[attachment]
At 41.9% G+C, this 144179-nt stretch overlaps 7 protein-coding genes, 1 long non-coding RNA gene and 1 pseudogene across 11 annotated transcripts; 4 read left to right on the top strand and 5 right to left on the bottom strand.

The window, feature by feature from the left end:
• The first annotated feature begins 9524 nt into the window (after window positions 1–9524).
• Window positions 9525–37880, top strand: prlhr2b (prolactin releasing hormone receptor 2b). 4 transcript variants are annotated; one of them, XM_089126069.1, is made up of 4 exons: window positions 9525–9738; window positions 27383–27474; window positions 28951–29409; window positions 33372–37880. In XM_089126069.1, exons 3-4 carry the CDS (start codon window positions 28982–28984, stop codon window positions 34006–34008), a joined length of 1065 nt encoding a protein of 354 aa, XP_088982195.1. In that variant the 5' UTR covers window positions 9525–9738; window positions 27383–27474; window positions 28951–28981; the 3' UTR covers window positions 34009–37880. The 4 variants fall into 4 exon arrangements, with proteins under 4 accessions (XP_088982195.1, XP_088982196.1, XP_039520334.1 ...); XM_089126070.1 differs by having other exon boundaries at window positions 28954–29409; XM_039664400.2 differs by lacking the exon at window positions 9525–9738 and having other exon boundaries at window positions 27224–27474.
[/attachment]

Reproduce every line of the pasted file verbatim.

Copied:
At 41.9% G+C, this 144179-nt stretch overlaps 7 protein-coding genes, 1 long non-coding RNA gene and 1 pseudogene across 11 annotated transcripts; 4 read left to right on the top strand and 5 right to left on the bottom strand.

The window, feature by feature from the left end:
• The first annotated feature begins 9524 nt into the window (after window positions 1–9524).
• Window positions 9525–37880, top strand: prlhr2b (prolactin releasing hormone receptor 2b). 4 transcript variants are annotated; one of them, XM_089126069.1, is made up of 4 exons: window positions 9525–9738; window positions 27383–27474; window positions 28951–29409; window positions 33372–37880. In XM_089126069.1, exons 3-4 carry the CDS (start codon window positions 28982–28984, stop codon window positions 34006–34008), a joined length of 1065 nt encoding a protein of 354 aa, XP_088982195.1. In that variant the 5' UTR covers window positions 9525–9738; window positions 27383–27474; window positions 28951–28981; the 3' UTR covers window positions 34009–37880. The 4 variants fall into 4 exon arrangements, with proteins under 4 accessions (XP_088982195.1, XP_088982196.1, XP_039520334.1 ...); XM_089126070.1 differs by having other exon boundaries at window positions 28954–29409; XM_039664400.2 differs by lacking the exon at window positions 9525–9738 and having other exon boundaries at window positions 27224–27474.